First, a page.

Oh my babies….
It is that special time once again for the incoherent babble you know in your deepest desires you secretly long to read…it can only be: the often replicated, always dedicated and occasionally constipated…yes…it’s The Armadillo Road Report: The Official UNOfficial Twisted Sister concert review, Athens Greece.
Allow me to first indulge myself: I have finally, at long last, invested in a netbook so that I can bring these reports to you faster and more efficiently. The added benefit I’ve learned, is that I can type this by candlelighted lantern while sitting next to a rooftop pool, sipping on some of the richest coffee, The Partenon illuminated at night in it’s glory, a bright moon just off to the side. There is a spectacular rosy glow of a now past sunset behind the mountains to my right, and Twisted Sister & crew dining to my left. Let’s just say that the bar has been raised quite high for Finland now.
Even a Jew-turned-Agnostic like myself cannot deny that to see the Acropolis glowing on the plateau high above the city fills one with a sense of spiritual wonder, and somehow I can picture the Greek gods in their flowing white robes atop Mount Olympus, watching the ancient people below. It is a sight beyond spectacular.
I spent another day trodding about town, devouring all of the delicacies I could stuff in my spanokopita pie hole. Today’s travel took me back through the ancient markets of Plaka and yet a second look at ancient Angora, where an adjacent and excruciatingly patient crew of archeologists dig for hours on end, unearthing a wall that dates back thousands of years.
The Greek people have been gracious and very accommodating, especially as I struggle with the basic pleasantries of their wonderful language–today I managed to order my gyro, get a cup of coffee with milk, and find the loo–so overall, I’ve got the basics I need to survive. One trend that I’ve noticed is the sense not only of national pride–but a pride in the crucial history that thrives here. The locals are eager to share with me what is “really Greek”–which I’ve learned, is when you ask them for what’s the best place to go, tastiest food to order, etc. the answer is always–“Go there…eat this…it’s Greek!” They have yet to steer me wrong. While I did not find the incredible religious fervor that Brazil had for heavy metal, there is definitely a strong undercurrent of headbangers here in Athens, and I’ve found quite a few shops that could easily be a portal into the 1985 time machine.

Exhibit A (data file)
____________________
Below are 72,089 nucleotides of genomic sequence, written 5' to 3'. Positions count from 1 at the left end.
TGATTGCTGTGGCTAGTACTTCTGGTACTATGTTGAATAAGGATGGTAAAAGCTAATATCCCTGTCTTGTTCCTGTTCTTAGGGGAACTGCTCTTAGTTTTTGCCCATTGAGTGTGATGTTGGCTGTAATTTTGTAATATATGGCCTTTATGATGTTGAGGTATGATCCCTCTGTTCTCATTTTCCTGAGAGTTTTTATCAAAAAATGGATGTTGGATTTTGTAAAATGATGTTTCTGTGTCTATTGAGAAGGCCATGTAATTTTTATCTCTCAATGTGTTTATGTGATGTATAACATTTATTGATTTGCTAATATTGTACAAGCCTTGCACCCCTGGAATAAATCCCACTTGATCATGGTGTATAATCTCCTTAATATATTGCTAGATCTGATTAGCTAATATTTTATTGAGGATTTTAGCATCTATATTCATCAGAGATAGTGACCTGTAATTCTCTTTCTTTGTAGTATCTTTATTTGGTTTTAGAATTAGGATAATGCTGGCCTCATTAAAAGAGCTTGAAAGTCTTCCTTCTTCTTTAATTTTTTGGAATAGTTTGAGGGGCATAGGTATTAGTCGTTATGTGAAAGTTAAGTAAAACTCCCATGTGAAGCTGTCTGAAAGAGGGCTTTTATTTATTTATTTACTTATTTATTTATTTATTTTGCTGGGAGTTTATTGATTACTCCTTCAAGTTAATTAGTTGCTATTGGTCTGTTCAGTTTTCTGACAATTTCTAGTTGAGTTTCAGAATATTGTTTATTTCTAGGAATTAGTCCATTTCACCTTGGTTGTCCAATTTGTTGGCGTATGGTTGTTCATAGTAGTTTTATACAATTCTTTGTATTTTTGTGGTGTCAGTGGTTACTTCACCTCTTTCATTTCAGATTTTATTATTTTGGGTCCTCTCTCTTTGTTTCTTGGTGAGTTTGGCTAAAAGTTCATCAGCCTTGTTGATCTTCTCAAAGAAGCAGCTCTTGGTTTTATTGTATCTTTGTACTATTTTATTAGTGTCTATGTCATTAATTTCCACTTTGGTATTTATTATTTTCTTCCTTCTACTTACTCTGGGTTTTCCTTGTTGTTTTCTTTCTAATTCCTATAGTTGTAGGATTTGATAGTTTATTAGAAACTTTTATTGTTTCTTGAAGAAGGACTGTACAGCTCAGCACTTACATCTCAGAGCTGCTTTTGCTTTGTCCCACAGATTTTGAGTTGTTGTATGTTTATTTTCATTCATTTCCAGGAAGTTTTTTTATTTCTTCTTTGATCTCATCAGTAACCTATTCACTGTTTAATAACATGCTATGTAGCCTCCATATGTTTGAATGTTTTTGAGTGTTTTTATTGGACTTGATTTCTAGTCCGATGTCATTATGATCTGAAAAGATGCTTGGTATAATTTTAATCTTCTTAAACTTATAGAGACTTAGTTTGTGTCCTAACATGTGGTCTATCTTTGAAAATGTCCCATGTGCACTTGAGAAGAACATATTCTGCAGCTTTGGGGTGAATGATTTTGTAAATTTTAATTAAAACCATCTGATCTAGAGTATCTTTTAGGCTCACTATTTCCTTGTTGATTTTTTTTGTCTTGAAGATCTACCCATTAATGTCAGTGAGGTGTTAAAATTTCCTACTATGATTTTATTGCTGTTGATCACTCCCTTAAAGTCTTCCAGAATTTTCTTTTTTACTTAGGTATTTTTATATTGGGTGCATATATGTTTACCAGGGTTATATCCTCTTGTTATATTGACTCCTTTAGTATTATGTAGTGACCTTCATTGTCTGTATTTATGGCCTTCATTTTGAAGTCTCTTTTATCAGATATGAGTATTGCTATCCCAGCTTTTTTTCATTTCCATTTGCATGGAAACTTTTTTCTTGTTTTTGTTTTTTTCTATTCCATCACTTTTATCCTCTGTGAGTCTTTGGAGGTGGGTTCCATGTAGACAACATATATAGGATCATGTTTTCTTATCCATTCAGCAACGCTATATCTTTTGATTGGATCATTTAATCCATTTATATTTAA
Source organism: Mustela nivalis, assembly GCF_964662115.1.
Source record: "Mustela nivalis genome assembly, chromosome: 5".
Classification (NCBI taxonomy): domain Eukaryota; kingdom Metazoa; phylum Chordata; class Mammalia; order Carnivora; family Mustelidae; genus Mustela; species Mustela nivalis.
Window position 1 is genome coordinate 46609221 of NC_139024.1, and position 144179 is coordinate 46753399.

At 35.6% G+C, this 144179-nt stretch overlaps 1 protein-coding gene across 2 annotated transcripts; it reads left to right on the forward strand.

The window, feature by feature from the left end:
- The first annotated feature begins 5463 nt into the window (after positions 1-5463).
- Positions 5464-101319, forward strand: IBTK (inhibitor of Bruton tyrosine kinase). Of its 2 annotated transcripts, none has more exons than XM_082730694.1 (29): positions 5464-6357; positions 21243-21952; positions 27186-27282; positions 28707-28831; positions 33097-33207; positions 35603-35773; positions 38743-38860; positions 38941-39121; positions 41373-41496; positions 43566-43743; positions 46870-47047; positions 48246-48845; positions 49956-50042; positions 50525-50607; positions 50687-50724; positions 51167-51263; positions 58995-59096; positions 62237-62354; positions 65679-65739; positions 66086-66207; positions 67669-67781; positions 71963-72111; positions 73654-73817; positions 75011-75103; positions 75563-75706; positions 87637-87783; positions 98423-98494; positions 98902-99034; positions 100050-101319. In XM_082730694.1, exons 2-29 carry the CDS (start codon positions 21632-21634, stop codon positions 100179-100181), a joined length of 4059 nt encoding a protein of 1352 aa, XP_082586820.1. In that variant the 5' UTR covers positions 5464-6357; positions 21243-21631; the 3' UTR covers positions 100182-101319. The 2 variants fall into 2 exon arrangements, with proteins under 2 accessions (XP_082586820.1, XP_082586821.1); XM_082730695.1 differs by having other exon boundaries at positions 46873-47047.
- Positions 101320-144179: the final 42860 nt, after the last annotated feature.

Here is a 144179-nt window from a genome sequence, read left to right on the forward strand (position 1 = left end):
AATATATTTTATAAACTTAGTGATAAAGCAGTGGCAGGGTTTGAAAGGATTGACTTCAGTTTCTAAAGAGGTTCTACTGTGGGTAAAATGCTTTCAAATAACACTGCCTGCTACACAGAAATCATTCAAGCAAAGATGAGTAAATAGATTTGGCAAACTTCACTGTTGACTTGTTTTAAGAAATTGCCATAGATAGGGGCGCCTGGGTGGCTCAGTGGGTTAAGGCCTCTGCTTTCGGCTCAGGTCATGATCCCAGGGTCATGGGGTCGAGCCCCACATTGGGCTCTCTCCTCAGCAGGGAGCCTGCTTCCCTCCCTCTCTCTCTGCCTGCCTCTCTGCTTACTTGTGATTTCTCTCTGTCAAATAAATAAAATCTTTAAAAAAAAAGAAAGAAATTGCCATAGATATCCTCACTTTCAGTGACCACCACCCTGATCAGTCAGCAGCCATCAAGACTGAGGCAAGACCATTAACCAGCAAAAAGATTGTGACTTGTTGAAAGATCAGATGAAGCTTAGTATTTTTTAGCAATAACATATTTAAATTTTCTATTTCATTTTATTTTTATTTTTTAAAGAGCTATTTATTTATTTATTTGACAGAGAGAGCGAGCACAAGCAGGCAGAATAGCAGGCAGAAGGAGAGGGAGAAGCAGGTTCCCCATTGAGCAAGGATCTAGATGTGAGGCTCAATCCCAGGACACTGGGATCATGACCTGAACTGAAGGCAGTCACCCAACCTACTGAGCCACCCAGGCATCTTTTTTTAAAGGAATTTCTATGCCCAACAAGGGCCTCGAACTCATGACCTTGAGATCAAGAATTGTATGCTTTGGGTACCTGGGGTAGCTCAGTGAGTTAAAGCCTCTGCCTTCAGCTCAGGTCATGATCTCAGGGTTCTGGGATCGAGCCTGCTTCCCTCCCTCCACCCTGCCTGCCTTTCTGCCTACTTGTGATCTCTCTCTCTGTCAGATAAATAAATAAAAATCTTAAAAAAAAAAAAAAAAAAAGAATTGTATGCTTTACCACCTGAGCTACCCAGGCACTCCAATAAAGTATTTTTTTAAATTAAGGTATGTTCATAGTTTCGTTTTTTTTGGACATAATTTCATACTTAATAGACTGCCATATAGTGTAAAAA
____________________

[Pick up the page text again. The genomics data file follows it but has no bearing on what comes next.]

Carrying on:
There were a few stressful moments not knowing exactly where Twisted was playing–Iera Odos is an incredibly long street filled with nightclubs–so without an exact address, I would have never found the non-descript but surprisingly classy “Above & Beyond” nightclub. Iera Odos, I have since learned, was/is an ancient street in Athens that translates roughly to mean “Divine Street.” It’s safe to say the street is no longer divine–given I was offered some divinity for just 20 Euros by a local prostitute, (I decline, of course.) but the front doors of the club provided another spectacular sun-drenched view of the Parthenon, so as least we could see divinity from where we stood.
I joined our illustrious road crew for libations and was treated to yet another hidden talent of Mr. French–sideshow magic! Even after he revealed his card secrets, it was still an impressive party trick. We may have to wait awhile for the famous “saw-a-roadie-in-half-trick” but I’m sure once he perfects it, we’ll no longer need a warm-up band.
SMF Marty and his family arrived, only to have a few troubles with a rental car, preventing us from breaking bread together. With the first show now less than 24 hrs away, the SMFs were starting to come out all over town as the local television station continued to run Twisted commercials every hour on the hour. Given the local economic situation in Greece and the competition from Roger Waters “The Wall” on the same night, I salute all of the Greek SMFs who braved the heat to attend.